I warned you this was coming! No sooner is the Faux Brainstorming over, the plan they had years ago, is wheeled out! This is from a UofO site. Did the Register Guard cover it?
A historic structure will live on, and a community vision will move closer to reality, should a plan proposed to the University of Oregon by a Portland-based developer come to fruition.
In the concept offered by Portland’s project^, the old Joe Romania car dealership, just east of campus on Franklin Boulevard between Orchard and Walnut streets, could be the site of a mixed-use development with a boutique hotel, offices, apartments, condominiums, restaurants, stores, a gathering space and a parking garage.
The postmodern, “Jetsons”-era Googie architecture of the old Romania showroom building would be restored and act as a centerpiece for a U-shaped complex of buildings that would face Franklin. The university, as owner of the property, would lease the land to the developer in exchange for annual rent and would assume ownership of the complex sometime in the future.
The property currently houses primarily storage for Campus Planning and Facilities Management and some surface parking.
“We have been studying the UO and its surrounding neighborhoods for years, examining the possibilities and the challenges,” said Tom Cody, managing partner at project^. “We are excited about creating something both innovative and indigenous — a great space for residents and visitors alike. We are particularly motivated by the fact that our work could bring life to a community vision that has been on the drawing board for years.”
This exploration of a public/private ground lease is new for the university, but it has been done at other universities across the country. It is seen as a way to improve land and community features near campuses without universities having to build and run businesses themselves, while still generating much needed revenue from the land.
The university solicited qualifications and proposals from potential developers and, after careful consideration, conditionally awarded the development opportunity to project^.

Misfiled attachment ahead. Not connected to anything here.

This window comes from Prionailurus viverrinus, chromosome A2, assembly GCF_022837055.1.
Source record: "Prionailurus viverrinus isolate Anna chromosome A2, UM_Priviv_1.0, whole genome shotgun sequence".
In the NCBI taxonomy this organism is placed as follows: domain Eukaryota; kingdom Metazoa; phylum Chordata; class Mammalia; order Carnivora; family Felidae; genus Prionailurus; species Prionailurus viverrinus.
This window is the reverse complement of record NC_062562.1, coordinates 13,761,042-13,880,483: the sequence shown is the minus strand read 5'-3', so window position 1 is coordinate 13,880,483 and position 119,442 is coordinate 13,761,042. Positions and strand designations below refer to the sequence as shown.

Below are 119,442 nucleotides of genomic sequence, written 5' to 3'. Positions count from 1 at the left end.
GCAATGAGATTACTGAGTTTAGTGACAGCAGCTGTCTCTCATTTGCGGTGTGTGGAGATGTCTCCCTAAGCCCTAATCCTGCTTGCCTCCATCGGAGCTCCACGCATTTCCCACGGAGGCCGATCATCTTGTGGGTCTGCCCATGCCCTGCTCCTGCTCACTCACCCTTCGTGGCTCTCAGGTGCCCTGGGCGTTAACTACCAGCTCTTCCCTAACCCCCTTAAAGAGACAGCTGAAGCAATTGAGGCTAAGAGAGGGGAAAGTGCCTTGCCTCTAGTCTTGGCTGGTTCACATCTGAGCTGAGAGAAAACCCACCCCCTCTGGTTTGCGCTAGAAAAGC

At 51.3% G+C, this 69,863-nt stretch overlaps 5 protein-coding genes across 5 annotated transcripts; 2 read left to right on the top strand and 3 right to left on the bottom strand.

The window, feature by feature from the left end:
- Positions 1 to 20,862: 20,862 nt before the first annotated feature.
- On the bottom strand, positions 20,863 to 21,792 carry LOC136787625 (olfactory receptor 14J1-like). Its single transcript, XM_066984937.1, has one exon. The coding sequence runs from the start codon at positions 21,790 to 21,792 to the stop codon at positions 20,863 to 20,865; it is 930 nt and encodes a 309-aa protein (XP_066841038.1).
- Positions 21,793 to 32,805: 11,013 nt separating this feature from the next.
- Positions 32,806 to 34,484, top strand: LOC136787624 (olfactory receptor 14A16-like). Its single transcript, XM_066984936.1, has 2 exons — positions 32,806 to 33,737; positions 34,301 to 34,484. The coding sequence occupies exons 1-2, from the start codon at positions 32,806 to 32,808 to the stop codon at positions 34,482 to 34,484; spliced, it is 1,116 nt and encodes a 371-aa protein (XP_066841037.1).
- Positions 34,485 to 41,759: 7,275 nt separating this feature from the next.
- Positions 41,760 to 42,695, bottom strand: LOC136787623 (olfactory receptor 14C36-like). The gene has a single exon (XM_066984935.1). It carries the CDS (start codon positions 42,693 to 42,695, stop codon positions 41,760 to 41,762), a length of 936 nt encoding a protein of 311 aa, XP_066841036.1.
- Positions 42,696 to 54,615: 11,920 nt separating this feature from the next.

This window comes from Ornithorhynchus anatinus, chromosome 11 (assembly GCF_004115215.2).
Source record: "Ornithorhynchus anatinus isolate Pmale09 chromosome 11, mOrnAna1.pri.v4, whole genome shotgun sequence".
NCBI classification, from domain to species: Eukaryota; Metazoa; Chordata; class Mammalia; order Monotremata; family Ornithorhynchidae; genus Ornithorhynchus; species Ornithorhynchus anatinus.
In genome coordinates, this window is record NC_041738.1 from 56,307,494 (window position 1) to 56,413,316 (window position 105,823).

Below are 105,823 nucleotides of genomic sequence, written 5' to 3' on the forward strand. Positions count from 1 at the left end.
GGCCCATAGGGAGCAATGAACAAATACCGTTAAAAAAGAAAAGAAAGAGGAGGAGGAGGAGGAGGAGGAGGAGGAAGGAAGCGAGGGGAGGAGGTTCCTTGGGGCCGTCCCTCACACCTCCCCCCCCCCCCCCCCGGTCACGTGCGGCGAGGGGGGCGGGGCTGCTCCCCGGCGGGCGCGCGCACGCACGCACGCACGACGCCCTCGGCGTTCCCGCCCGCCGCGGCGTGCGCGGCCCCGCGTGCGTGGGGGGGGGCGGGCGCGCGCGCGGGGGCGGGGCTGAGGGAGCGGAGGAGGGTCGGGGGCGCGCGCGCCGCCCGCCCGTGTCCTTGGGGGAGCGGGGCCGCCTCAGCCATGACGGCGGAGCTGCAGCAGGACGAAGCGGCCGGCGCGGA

Project^ and the university are currently in in discussions to determine the ultimate form and structure of a possible project. Project^ has met informally with neighborhood group leaders and has plans to initiate talks with Eugene’s planning department.
“Should this proposal come together in a way that works for all parties, it would be wonderful for the university, our neighbors and the whole community,” said Mike Harwood, UO associate vice president for campus planning and facilities management. “This vision supports the university’s goal of making our near-campus areas welcoming and transformative for our students, our faculty and our many visitors.”
If the university and project^ are able to come to an agreement, and if plans move ahead, construction could start later in 2019 and could finish as early as 2021.
The development is just the sort of neighborhood node improvement called for in the Walnut Station Specific Area Plan, completed in July 2010. That project started in 2005 and brought together the city of Eugene, the state of Oregon, the university, planners, consultants, residents and other stakeholders, envisioning a self-contained neighborhood in the Walnut Street/Franklin Boulevard area where people could work, live, shop, dine and enjoy recreation and entertainment without having to travel outside the immediate area.
The plan proposed by project^ is a significant step forward in bringing that vision to life. Project^ is no stranger to the area; the firm has developed a few projects in Eugene, still owns its K14 project at 14th Avenue and Kincaid Street, a partnership with Eugene’s Central Presbyterian Church, and has a history of working collaboratively with neighborhoods and cities on responsible, healthy developments.